I am a junior-ish programmer. I've noticed some problems lately that I think could be solved by having a Continuous Integration server (CI). I plan to go to my manager in the near future and say something like "We've been having these problems, here's how it's affected us, with Jenkins we would never have to deal with anything like this again. Can I get a Jenkins server so I can set up some CI for these projects?"

My fear is that the next time someone has an issue related to CI, the response will be, "JETM set up a good system for us; go talk to him." And five years later I've turned into the DevOps guy.

I hate doing DevOps related work. I am happy to do the right thing and set up infrastructure for my team's projects to run more smoothly, but I do not wish significantly more responsibility in that regard than I plan to volunteer.

How can I approach suggesting the improvement while making it clear that I strongly do not wish to be "the Jenkins guy"?

(Note for non-technical readers: CI is Continuous Integration. Jenkins is a common tool for doing CI.)

  • 2
    Maybe there are team members that would also like to set up Jenkins, who just need encouragement and do not fear turning into a devops guy?
    – Layman
    Dec 20, 2018 at 19:47
  • Do you have a "DevOps" guy on your team already? Is the problem bigger than you're perceiving - it's not just CI but other DevOps things are falling through the cracks? Maybe your proposal should be more along the lines of, "we need these sorts of duties to be assigned to someone" versus just fixing this problem?
    – dwizum
    Dec 20, 2018 at 20:58
  • @dwizum We do not have anyone doing dev ops currently.
    – JETM
    Dec 20, 2018 at 21:02

3 Answers 3


You need to decide how much of the unpleasant side-work you're willing to take.

You're a programmer. That means that there are a lot of bits of side-work that naturally accrete to the job. People are going to want you to do CI work and testing work and docs work and database work. They may wind up trying to push you towards project management, computer security, and/or proposal writing. The more of these you are willing to do, and the more you're willing to do them, the more valuable you are as an employee. For each of them, you'll want to set the slider in your mind.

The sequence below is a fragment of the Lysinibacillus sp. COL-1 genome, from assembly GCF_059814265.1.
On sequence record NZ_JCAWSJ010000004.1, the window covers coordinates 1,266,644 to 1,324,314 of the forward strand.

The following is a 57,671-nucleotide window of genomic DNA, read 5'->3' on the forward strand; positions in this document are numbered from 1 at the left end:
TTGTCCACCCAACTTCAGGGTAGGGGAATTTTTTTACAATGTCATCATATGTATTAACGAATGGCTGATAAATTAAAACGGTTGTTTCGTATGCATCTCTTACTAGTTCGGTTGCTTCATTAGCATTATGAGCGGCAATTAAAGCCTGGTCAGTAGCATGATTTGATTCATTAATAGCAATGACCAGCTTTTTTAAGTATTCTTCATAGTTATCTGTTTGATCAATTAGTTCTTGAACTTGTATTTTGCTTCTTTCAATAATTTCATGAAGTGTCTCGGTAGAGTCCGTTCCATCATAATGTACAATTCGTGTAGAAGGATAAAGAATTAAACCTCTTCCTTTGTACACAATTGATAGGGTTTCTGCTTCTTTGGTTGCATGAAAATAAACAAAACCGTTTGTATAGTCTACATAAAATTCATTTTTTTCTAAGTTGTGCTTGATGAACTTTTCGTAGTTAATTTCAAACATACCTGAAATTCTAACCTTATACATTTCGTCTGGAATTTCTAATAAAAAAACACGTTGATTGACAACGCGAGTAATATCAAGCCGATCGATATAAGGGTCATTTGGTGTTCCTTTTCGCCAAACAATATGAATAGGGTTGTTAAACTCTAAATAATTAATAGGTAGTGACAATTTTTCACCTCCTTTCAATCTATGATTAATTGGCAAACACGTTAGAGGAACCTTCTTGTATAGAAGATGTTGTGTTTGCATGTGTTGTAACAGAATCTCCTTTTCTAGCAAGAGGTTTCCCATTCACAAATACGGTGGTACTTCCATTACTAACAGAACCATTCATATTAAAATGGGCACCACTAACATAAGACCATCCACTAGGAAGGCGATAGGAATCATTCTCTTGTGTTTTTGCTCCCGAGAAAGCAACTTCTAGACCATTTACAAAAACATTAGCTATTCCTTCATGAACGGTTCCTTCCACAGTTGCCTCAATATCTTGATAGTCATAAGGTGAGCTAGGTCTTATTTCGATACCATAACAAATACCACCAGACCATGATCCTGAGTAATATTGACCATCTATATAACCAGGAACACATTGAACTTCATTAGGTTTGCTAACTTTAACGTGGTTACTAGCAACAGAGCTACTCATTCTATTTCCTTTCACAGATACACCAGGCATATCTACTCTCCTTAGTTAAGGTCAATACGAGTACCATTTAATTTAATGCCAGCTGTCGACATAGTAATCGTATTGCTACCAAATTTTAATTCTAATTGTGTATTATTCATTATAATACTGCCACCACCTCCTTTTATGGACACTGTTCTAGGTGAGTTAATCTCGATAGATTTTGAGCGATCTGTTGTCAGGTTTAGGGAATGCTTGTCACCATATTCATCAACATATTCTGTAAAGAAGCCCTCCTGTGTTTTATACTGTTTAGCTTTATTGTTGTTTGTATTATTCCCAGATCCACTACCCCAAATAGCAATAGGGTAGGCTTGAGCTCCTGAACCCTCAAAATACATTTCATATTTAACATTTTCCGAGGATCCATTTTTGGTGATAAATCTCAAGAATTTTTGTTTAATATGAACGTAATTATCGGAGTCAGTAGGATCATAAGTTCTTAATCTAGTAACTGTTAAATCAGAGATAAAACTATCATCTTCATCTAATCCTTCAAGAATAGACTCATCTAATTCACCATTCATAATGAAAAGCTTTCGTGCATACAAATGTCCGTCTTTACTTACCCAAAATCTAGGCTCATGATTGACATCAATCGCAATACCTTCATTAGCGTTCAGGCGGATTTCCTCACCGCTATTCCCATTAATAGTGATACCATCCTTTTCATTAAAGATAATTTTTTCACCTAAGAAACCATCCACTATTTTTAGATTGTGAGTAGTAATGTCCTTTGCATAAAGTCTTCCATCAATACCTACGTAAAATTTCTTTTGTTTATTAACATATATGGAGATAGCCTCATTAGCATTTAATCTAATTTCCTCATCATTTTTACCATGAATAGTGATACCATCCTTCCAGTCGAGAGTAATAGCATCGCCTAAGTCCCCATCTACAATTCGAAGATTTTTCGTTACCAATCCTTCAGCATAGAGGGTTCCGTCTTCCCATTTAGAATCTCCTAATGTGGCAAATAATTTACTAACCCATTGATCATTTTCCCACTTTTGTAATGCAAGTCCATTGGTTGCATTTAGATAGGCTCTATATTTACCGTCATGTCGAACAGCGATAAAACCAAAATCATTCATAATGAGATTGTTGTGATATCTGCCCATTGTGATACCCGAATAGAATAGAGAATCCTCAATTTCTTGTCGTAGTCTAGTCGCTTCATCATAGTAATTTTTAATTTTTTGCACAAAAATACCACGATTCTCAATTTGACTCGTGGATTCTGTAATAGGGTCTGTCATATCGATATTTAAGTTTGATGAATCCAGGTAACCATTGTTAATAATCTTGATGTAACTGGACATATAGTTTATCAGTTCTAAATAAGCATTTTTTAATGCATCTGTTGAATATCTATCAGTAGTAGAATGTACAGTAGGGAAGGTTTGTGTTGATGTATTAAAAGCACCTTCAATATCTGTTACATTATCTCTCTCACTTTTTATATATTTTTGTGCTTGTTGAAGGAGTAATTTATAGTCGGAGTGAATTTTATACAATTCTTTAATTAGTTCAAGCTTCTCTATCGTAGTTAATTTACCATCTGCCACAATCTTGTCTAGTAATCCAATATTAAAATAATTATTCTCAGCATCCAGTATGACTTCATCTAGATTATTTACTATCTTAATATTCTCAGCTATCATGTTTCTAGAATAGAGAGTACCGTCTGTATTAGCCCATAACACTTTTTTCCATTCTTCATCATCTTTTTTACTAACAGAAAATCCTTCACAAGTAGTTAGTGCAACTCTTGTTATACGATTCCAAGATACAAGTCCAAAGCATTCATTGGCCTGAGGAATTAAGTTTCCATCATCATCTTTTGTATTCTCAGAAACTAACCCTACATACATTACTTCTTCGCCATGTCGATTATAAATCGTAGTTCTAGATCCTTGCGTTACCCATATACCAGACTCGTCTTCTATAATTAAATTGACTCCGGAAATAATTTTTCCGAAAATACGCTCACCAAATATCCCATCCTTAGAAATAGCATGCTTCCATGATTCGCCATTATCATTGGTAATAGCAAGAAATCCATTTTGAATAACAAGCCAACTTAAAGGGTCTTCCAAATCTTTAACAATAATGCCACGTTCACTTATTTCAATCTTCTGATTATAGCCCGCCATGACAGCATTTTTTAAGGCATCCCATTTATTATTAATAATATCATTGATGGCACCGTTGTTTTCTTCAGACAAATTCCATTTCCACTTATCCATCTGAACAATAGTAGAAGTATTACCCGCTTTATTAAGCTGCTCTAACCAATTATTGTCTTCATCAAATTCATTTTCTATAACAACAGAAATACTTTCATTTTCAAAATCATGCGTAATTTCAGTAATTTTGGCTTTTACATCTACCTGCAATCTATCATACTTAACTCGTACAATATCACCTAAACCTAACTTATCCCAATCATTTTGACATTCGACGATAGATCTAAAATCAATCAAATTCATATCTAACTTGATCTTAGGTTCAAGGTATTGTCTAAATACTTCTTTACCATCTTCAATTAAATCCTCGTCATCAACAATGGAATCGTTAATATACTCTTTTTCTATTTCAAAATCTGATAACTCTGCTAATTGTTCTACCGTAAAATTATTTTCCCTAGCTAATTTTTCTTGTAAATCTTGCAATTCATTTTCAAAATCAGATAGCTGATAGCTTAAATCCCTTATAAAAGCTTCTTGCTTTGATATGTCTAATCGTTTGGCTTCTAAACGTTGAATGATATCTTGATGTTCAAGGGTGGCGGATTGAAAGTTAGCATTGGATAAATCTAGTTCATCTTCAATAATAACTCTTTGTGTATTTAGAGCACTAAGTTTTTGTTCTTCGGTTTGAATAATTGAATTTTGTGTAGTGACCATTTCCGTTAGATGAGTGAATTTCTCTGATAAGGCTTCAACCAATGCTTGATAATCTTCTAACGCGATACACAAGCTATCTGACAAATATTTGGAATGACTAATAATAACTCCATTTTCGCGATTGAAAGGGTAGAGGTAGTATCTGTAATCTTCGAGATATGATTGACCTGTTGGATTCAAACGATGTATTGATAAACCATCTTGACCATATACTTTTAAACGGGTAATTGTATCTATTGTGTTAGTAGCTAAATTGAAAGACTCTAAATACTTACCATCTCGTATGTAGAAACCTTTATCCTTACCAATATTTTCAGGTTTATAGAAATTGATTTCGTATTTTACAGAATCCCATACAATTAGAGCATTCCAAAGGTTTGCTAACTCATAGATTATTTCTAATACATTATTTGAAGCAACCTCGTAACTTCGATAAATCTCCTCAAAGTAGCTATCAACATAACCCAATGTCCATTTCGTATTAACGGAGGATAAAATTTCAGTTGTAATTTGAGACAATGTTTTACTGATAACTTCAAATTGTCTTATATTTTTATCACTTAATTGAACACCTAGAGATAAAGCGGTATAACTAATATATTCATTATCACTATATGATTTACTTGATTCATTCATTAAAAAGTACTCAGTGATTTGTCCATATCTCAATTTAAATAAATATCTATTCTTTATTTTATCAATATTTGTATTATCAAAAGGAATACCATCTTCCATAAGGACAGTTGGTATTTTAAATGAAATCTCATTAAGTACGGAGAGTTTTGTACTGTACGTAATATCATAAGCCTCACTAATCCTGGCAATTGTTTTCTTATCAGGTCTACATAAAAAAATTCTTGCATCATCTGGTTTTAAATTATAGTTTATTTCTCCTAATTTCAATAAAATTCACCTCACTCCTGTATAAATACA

1 - You could decide that you love Thing X, and want to make it a focus of your career. To do that, you express an interest verbally, you study it at home, and you volunteer openly and enthusiastically whenever it becomes available. (not what you want in this case)

2 - You could decide that you're okay with Thing X, and don't mind being shuffled in that direction if that' what's called for. To do that, admit this openly, volunteer when you seem like the right person for the job, and make sure you stay current.

3 - You could decide that you're okay doing this some, but you don't want it to turn into the Thing You Do. To do this, acknowledge willingness and capability, accept a reasonable level of tasking (whatever reasonable is for you - often best expressed as a percentage of total work hours), make it clear that you have limits (in willingness and/or aptitude), and push back when they try to push you too far.

4 - You could decide that you're entirely unwilling to do thing X. To do this, flatly refuse to acknowledge that you have any ability in it at all under any circumstances.

In general, unless you're an amazing programmer, you won't want to try to go with #4 on everything. Having some degree of flexibility, and willingness to adjust, is really helpful for convincing leadership that you're a team player. It sounds like in your particular case, you're wanting to go for #3, which is cool, but the fact is that it's not safe. It depends on your management actually caring about your preferences, and/or on your ability to tell them "no" once in a while.